On view in Louisville, Kentucky, until November 6, the triennial’s second edition exhibits work by 11 artists responding to current socio-political issues in the United States.
The Trump-appointed federal judge ruled in favor of a Louisville wedding photographer who claimed that serving LGBTQ+ clients violated her Christian beliefs and First Amendment rights.
Participants created artworks that will be exhibited at the Speed Art Museum in Louisville, Kentucky.
Billed as a “survey of quilt-based works,” Sanford Biggers: Codeswitch feels less like an overview of one section of the artist’s oeuvre and more like a record of his creative process overall.
The capacity to reside in joy and terror in equal measure gives Sora’s paintings their unsettling power, a brutal acknowledgment that creation coexists with destruction.
The paintings that form the heart of Ceirra Evans: It’s Okay to Go Home offer a more complex and generous response to the stale and sneering stereotypes of Appalachia.
Celeste’s sculptures all rely on natural forces to achieve balance, and thus are perpetually on the precipice of collapse.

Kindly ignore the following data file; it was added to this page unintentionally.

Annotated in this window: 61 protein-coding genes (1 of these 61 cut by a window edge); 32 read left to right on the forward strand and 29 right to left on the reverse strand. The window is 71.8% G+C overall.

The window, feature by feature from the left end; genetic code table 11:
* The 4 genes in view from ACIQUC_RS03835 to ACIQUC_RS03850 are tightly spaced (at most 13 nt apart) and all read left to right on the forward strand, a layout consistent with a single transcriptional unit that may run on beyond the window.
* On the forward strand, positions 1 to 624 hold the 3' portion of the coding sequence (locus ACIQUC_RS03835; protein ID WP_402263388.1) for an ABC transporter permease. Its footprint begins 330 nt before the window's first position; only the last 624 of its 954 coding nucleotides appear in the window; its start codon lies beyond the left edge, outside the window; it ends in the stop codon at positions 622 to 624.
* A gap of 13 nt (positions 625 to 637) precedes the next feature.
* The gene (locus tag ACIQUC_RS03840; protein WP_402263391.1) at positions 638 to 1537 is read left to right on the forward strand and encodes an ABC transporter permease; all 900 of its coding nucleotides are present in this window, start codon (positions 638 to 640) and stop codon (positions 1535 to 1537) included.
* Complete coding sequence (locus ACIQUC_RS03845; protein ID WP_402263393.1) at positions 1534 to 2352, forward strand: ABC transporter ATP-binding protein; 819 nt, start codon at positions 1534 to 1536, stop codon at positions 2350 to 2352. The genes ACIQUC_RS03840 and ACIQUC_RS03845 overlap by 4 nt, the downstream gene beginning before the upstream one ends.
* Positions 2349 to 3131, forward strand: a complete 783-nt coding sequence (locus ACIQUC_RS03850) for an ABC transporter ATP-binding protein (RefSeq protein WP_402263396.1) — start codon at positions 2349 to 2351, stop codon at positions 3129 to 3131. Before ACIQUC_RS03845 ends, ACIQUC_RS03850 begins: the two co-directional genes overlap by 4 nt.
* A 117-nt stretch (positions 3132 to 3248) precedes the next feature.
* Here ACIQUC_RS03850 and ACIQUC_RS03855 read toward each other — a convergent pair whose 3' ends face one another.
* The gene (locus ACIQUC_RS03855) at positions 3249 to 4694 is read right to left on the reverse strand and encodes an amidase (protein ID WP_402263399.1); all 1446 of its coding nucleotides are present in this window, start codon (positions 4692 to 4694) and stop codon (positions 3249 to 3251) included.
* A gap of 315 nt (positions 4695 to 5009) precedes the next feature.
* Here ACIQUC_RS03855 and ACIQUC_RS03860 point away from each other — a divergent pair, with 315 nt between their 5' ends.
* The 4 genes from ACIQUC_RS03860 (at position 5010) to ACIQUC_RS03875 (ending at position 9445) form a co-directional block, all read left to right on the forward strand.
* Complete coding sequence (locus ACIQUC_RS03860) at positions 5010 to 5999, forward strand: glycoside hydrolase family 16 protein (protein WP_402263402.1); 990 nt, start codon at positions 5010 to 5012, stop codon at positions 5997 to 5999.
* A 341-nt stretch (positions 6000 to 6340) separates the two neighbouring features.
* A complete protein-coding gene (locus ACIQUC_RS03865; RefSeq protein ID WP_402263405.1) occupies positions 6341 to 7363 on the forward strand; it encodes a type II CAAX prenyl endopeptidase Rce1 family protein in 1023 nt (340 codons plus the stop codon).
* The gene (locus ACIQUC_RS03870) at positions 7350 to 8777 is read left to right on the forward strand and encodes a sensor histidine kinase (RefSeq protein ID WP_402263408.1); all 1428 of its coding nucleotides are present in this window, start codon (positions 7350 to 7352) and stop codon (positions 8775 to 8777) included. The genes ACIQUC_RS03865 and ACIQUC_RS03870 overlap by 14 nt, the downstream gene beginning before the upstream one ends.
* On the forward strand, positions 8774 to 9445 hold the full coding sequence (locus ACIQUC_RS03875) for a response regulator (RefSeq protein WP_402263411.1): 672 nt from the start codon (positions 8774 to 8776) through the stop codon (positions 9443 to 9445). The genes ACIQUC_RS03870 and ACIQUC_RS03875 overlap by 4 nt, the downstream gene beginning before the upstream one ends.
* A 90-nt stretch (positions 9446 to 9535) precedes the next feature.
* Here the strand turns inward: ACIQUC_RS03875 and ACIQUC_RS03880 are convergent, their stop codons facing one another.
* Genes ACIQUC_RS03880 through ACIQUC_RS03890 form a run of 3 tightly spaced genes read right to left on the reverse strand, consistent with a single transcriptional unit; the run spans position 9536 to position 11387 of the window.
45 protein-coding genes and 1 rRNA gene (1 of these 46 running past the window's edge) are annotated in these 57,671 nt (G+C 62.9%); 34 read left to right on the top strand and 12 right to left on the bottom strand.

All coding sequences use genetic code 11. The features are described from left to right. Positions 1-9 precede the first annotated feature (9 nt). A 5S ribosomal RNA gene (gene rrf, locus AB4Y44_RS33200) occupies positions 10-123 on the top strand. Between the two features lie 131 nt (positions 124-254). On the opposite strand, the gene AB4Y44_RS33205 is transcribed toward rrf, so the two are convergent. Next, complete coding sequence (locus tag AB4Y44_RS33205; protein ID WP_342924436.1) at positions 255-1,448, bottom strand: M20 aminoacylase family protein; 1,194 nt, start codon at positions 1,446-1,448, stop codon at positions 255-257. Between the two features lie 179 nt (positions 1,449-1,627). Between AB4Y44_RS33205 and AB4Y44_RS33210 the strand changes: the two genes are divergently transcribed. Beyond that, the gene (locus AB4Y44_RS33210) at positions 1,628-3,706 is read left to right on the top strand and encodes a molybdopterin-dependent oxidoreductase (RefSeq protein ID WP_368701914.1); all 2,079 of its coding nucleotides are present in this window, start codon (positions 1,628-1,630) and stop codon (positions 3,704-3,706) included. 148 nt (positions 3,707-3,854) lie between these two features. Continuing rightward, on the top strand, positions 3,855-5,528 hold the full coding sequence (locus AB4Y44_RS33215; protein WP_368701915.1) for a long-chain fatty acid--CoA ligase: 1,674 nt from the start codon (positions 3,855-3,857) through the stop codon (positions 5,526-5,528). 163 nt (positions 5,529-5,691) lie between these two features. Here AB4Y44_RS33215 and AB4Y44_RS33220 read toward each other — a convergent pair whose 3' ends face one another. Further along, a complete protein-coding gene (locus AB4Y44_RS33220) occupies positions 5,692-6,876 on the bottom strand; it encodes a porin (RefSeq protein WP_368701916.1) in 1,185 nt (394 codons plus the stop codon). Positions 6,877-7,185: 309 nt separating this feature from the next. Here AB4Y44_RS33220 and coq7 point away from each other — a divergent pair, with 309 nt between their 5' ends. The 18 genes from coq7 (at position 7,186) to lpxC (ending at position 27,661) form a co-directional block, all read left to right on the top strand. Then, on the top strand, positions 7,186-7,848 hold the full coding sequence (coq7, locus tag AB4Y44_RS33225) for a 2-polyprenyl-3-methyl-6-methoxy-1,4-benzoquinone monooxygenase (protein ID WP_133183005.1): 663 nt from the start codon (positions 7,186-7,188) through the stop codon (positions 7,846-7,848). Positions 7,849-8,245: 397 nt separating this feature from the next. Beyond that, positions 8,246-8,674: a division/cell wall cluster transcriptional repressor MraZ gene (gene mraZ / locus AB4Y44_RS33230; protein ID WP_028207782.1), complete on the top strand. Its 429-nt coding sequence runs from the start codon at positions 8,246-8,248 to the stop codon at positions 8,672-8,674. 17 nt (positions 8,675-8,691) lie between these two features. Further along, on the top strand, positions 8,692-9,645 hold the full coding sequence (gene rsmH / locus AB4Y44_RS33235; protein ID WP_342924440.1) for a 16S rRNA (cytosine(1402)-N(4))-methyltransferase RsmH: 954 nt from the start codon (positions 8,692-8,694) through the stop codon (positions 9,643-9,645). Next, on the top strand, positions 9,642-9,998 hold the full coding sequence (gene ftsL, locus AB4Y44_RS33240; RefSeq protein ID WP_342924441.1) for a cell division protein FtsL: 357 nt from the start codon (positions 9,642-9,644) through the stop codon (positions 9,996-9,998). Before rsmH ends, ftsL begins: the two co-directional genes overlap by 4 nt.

There are many in Kentucky who wish to get beyond the Breonna Taylor tragedy, but Amy Sherald’s magnetic portrait of Taylor insists otherwise.
There are artists who paint, and those who use paint.
Peter Williams doesn’t make things easy for the viewer, and why should he?
All MFA students receive a scholarship or assistantship. A private studio space is provided for each student in our new MFA Building.
Art can have a unique place in interpretive history experiences by embodying the history of a place with an impactful visual, and making that visual part of the narrative. But it’s hard to do well without being overly intrusive or just clashing with the surrounding setting. Here are four examples of approaches to historic trails told through art.